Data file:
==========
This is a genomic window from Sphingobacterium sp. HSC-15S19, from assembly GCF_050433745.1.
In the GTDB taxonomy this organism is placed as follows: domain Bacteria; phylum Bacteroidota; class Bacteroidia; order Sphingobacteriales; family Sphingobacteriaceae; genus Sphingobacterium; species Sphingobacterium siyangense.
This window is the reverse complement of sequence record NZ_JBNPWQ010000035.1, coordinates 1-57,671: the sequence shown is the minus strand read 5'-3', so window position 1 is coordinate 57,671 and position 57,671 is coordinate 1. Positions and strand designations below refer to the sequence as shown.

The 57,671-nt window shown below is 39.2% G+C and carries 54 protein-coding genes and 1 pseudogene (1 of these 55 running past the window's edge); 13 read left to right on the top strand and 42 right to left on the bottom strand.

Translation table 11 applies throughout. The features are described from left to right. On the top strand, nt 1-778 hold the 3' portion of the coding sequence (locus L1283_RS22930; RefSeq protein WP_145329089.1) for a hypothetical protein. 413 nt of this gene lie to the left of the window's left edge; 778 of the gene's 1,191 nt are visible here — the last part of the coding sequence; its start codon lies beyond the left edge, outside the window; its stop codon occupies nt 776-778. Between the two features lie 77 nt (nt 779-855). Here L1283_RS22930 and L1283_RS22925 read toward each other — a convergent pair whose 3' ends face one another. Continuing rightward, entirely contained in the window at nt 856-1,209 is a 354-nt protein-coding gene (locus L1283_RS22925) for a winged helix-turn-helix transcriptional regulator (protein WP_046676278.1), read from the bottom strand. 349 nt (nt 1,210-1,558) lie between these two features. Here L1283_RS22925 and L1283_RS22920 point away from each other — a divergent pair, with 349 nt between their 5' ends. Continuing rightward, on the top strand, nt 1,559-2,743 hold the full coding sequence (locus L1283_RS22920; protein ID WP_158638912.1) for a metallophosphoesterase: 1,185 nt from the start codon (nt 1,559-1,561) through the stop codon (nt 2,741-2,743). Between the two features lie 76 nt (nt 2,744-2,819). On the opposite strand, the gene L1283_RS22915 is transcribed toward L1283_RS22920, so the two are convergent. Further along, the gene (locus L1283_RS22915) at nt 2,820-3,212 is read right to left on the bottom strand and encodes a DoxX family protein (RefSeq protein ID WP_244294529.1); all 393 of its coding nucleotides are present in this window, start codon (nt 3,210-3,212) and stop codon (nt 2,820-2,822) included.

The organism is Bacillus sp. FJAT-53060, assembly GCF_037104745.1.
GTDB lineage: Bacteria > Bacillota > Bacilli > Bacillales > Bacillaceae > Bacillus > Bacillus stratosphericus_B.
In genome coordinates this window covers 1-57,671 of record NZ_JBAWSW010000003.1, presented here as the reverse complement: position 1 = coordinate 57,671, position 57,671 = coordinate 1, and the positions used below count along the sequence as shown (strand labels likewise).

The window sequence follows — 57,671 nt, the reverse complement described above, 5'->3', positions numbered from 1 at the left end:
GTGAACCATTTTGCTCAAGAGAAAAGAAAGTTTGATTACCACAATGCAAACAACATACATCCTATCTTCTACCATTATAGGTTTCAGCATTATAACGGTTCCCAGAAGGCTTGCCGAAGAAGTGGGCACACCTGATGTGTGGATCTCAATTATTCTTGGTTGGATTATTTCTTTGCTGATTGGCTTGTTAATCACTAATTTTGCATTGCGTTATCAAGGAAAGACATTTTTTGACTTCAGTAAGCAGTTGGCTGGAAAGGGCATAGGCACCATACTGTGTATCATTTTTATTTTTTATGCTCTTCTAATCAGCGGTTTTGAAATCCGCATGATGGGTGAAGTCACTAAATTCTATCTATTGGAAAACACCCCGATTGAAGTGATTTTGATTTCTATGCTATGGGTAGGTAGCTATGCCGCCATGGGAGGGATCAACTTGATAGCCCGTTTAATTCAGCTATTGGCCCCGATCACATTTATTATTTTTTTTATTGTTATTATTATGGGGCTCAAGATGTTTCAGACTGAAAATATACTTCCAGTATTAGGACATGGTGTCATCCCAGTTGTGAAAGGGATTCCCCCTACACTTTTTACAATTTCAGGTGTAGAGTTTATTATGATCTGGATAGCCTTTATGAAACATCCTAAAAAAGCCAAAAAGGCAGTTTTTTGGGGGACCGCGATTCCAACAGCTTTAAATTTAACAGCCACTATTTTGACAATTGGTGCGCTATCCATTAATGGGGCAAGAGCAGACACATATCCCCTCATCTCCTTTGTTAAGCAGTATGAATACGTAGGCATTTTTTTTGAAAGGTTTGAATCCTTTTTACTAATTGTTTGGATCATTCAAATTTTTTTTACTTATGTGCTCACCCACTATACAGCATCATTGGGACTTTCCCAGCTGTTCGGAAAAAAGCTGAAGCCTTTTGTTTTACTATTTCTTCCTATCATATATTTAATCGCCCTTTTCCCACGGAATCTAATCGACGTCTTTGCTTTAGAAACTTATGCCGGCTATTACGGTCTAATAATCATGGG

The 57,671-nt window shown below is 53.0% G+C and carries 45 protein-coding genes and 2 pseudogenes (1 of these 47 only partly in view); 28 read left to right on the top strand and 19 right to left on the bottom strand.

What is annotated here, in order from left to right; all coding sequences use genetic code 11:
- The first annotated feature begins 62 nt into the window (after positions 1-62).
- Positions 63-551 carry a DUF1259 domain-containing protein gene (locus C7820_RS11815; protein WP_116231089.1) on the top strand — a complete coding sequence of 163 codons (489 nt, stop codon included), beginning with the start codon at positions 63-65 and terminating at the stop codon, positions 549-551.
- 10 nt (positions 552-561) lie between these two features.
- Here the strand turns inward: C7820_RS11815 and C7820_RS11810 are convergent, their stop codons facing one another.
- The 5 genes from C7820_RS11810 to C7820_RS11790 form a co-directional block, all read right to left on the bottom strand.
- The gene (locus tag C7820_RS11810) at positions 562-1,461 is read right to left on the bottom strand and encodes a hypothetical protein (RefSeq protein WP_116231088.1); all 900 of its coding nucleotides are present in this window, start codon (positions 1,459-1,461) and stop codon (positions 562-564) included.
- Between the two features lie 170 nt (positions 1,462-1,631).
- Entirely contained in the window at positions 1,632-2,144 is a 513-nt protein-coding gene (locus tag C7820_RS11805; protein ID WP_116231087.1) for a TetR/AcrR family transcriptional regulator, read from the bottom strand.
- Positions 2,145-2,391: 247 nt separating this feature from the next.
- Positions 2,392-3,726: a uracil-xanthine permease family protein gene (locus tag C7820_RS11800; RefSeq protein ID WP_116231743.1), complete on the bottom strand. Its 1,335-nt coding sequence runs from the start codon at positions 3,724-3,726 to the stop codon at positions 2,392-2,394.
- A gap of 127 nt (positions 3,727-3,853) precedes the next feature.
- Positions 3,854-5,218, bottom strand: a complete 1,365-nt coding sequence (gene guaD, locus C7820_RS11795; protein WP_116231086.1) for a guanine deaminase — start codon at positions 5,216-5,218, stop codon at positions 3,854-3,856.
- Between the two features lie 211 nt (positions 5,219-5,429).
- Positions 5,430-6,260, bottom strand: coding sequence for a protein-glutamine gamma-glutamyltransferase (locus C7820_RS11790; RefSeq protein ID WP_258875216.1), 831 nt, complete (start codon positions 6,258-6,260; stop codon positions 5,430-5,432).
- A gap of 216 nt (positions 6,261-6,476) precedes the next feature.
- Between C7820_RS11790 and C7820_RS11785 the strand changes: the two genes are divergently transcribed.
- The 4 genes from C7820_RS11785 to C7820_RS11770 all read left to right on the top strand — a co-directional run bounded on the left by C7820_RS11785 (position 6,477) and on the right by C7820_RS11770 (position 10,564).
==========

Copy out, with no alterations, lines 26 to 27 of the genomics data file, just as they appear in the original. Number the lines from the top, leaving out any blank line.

- Positions 5,430-6,260, bottom strand: coding sequence for a protein-glutamine gamma-glutamyltransferase (locus C7820_RS11790; RefSeq protein ID WP_258875216.1), 831 nt, complete (start codon positions 6,258-6,260; stop codon positions 5,430-5,432).
- A gap of 216 nt (positions 6,261-6,476) precedes the next feature.